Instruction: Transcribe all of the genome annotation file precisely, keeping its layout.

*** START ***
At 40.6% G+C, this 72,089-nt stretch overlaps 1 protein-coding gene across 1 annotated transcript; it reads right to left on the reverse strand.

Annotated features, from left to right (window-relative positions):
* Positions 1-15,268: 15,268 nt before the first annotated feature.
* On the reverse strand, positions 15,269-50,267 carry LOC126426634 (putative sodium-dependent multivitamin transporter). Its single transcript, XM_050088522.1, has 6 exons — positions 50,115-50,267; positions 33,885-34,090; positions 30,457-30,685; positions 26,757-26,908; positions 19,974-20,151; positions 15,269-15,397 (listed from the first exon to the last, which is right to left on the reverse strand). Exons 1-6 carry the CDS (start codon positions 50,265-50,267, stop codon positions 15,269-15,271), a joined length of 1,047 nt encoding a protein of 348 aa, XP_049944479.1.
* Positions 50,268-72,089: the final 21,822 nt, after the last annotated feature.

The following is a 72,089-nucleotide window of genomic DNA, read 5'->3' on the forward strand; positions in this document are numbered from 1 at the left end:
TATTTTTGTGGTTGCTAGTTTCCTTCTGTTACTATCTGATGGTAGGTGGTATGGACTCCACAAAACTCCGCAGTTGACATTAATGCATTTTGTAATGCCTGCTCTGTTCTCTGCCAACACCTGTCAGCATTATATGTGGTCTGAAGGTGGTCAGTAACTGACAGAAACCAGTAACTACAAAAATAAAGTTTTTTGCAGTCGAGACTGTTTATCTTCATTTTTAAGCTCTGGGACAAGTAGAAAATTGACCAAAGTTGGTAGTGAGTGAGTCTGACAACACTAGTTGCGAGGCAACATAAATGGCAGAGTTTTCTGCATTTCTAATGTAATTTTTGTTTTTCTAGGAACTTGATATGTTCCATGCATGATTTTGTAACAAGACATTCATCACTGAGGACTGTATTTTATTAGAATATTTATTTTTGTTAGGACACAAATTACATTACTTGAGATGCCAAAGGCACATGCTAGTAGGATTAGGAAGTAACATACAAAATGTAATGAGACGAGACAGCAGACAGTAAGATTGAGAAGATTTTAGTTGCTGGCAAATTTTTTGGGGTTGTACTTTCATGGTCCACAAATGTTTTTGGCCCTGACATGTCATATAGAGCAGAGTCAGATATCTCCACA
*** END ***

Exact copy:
At 40.6% G+C, this 72,089-nt stretch overlaps 1 protein-coding gene across 1 annotated transcript; it reads right to left on the reverse strand.

Annotated features, from left to right (window-relative positions):
* Positions 1-15,268: 15,268 nt before the first annotated feature.
* On the reverse strand, positions 15,269-50,267 carry LOC126426634 (putative sodium-dependent multivitamin transporter). Its single transcript, XM_050088522.1, has 6 exons — positions 50,115-50,267; positions 33,885-34,090; positions 30,457-30,685; positions 26,757-26,908; positions 19,974-20,151; positions 15,269-15,397 (listed from the first exon to the last, which is right to left on the reverse strand). Exons 1-6 carry the CDS (start codon positions 50,265-50,267, stop codon positions 15,269-15,271), a joined length of 1,047 nt encoding a protein of 348 aa, XP_049944479.1.
* Positions 50,268-72,089: the final 21,822 nt, after the last annotated feature.

The following is a 72,089-nucleotide window of genomic DNA, read 5'->3' on the forward strand; positions in this document are numbered from 1 at the left end:
TATTTTTGTGGTTGCTAGTTTCCTTCTGTTACTATCTGATGGTAGGTGGTATGGACTCCACAAAACTCCGCAGTTGACATTAATGCATTTTGTAATGCCTGCTCTGTTCTCTGCCAACACCTGTCAGCATTATATGTGGTCTGAAGGTGGTCAGTAACTGACAGAAACCAGTAACTACAAAAATAAAGTTTTTTGCAGTCGAGACTGTTTATCTTCATTTTTAAGCTCTGGGACAAGTAGAAAATTGACCAAAGTTGGTAGTGAGTGAGTCTGACAACACTAGTTGCGAGGCAACATAAATGGCAGAGTTTTCTGCATTTCTAATGTAATTTTTGTTTTTCTAGGAACTTGATATGTTCCATGCATGATTTTGTAACAAGACATTCATCACTGAGGACTGTATTTTATTAGAATATTTATTTTTGTTAGGACACAAATTACATTACTTGAGATGCCAAAGGCACATGCTAGTAGGATTAGGAAGTAACATACAAAATGTAATGAGACGAGACAGCAGACAGTAAGATTGAGAAGATTTTAGTTGCTGGCAAATTTTTTGGGGTTGTACTTTCATGGTCCACAAATGTTTTTGGCCCTGACATGTCATATAGAGCAGAGTCAGATATCTCCACA